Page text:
A robust COVID-19 testing plan is at the forefront of university efforts to curb the spread of COVID-19 across the UW-Madison campus, but some students are reporting the university’s saliva-based testing has given them false positive test results, forcing themselves and acquaintances into isolation.
The university says that the chance of a false positive COVID-19 test result is extremely low, as both the saliva-based and nasal swab testing options utilized on campus are polymerase chain reaction (PCR) tests and considered the “gold-standard” of coronavirus tests.
Meredith McGlone, the director of news and media relations at UW-Madison, maintains this sentiment.
“It’s important to understand that any diagnostic test performed in populations with a low disease prevalence will yield some false-positive results,” said McGlone, highlighting that PCR tests used by the university are the most specific tests available to detect infection, thus minimizing the number of false positive tests to the greatest possible extent.
McGlone also said the university is not seeing any difference in the frequency of false positives between saliva and nasal swab tests, both of which are PCR tests.
“We are currently reviewing all of the campus test data with an eye toward ensuring public health while minimizing the impact of false-positive results,” said McGlone.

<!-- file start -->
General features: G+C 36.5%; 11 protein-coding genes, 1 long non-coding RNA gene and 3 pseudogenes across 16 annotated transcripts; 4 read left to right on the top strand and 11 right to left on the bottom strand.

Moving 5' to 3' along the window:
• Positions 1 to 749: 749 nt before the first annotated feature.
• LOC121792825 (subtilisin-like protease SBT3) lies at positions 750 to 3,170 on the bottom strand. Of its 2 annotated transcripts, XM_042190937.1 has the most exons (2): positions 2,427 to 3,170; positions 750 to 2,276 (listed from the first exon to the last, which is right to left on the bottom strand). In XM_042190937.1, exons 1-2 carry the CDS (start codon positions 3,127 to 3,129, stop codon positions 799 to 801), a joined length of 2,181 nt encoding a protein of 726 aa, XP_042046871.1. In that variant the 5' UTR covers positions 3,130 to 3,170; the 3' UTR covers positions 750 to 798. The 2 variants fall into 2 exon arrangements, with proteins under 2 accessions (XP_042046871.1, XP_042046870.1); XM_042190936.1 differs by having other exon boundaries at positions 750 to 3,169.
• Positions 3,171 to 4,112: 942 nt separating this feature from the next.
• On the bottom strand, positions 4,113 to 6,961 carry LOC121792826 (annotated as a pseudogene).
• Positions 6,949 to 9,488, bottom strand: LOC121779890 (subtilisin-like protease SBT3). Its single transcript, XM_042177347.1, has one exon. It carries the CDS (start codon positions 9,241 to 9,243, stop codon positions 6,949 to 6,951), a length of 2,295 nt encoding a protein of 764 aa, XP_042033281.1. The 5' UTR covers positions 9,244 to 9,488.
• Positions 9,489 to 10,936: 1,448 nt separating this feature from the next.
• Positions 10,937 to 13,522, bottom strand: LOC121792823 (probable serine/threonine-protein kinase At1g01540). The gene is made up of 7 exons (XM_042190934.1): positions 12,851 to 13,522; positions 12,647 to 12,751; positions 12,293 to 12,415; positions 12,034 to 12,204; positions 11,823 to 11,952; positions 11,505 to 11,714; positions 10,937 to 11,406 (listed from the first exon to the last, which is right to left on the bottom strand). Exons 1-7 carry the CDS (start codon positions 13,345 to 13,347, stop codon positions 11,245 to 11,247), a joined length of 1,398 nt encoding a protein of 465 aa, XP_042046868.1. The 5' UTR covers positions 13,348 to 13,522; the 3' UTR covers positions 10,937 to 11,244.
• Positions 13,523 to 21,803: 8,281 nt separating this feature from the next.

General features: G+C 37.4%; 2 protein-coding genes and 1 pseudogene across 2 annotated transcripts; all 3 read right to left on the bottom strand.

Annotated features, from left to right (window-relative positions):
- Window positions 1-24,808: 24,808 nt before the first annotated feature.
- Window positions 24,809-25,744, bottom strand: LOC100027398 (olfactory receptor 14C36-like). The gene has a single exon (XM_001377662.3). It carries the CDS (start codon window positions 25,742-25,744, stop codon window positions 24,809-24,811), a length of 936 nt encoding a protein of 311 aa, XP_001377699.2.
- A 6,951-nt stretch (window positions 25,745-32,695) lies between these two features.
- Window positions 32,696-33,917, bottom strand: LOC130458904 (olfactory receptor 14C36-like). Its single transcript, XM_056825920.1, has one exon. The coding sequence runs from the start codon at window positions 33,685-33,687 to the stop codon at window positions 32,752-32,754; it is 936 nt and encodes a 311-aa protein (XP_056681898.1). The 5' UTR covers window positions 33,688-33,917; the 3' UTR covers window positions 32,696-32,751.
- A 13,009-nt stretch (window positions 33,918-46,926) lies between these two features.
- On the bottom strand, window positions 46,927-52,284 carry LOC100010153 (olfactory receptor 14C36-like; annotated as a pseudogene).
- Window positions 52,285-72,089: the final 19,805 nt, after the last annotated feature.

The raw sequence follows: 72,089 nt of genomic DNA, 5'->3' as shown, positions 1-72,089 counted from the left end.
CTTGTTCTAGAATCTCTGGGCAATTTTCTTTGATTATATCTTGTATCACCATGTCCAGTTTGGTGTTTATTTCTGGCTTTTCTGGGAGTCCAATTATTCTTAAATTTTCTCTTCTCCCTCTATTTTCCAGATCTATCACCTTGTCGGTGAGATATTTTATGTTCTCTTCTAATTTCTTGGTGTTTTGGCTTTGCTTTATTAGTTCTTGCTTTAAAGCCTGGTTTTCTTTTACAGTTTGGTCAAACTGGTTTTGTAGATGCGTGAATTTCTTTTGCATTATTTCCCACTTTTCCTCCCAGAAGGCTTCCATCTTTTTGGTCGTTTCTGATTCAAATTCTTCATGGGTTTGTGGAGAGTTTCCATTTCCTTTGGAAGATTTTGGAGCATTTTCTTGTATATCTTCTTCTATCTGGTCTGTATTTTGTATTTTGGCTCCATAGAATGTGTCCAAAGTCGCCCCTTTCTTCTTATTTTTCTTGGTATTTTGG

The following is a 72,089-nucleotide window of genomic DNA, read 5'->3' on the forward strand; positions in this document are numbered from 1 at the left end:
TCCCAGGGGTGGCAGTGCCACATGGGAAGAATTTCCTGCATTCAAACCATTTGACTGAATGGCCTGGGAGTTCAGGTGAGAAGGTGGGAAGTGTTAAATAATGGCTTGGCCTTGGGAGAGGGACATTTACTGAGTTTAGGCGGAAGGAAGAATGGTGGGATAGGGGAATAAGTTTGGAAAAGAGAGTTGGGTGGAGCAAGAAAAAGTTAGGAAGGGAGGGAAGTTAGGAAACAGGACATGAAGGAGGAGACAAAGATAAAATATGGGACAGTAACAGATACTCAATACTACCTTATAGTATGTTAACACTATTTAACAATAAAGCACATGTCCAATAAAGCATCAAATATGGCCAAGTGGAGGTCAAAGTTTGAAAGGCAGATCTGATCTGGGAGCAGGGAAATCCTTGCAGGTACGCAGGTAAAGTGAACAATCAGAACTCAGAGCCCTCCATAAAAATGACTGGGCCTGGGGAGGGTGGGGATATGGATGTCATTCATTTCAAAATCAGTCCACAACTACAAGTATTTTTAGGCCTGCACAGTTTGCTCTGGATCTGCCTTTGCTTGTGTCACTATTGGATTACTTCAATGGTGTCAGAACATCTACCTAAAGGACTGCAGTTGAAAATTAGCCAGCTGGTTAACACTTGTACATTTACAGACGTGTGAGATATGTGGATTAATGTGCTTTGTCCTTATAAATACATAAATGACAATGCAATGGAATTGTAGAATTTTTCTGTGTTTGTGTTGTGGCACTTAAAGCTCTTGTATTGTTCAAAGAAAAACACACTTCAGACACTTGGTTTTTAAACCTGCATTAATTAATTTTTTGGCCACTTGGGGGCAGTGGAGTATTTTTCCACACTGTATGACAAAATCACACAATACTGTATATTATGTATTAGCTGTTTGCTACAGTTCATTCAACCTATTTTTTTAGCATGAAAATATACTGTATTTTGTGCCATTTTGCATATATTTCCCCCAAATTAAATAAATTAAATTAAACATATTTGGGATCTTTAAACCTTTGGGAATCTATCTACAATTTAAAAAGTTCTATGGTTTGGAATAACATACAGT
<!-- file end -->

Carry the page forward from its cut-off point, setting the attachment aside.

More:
Still, some students say they have received false positive results from the saliva-based test.
Max Peckenschneider, a first-year student-athlete who tests frequently, recently received a positive test result from an on-campus, saliva-based test. He had COVID-19 early last semester and was surprised to receive another positive result, prompting him to seek another test.
“I took two additional tests to double-check and they both came back negative,” said Peckenschneider. One of these tests was a university test — taken prior to being notified that his test from the previous day had come back positive — and the other through CVS Pharmacy.
Will — a junior who asked to not disclose his full name — tested positive last Friday.
“I was very surprised that I tested positive because everyone around me had been testing negative for weeks and both of my two in-person classes have pretty good social distancing/mask-wearing precautions,” said Will.
Because UHS does not allow students to complete campus tests after receiving a positive result, Will tested at the Alliant Energy Center the following Saturday, ultimately receiving a negative result this Monday. He tested again on Tuesday and received another negative result Wednesday.
“The most concerning thing for me is that there could be a significant number of students who got a false-positive and now are not only exempt from testing, but confident that they can’t get the virus,” Will said, underscoring his frustration with the restrictions placed on himself as well as those he has interacted with who were asked to quarantine by university contact tracers.
The university maintains that they will not accept negative test results from off-campus testing sites, and as a result, Will and his roommates are left with restricted access to campus spaces in accordance with the Safer Badgers app and Badger Badge system.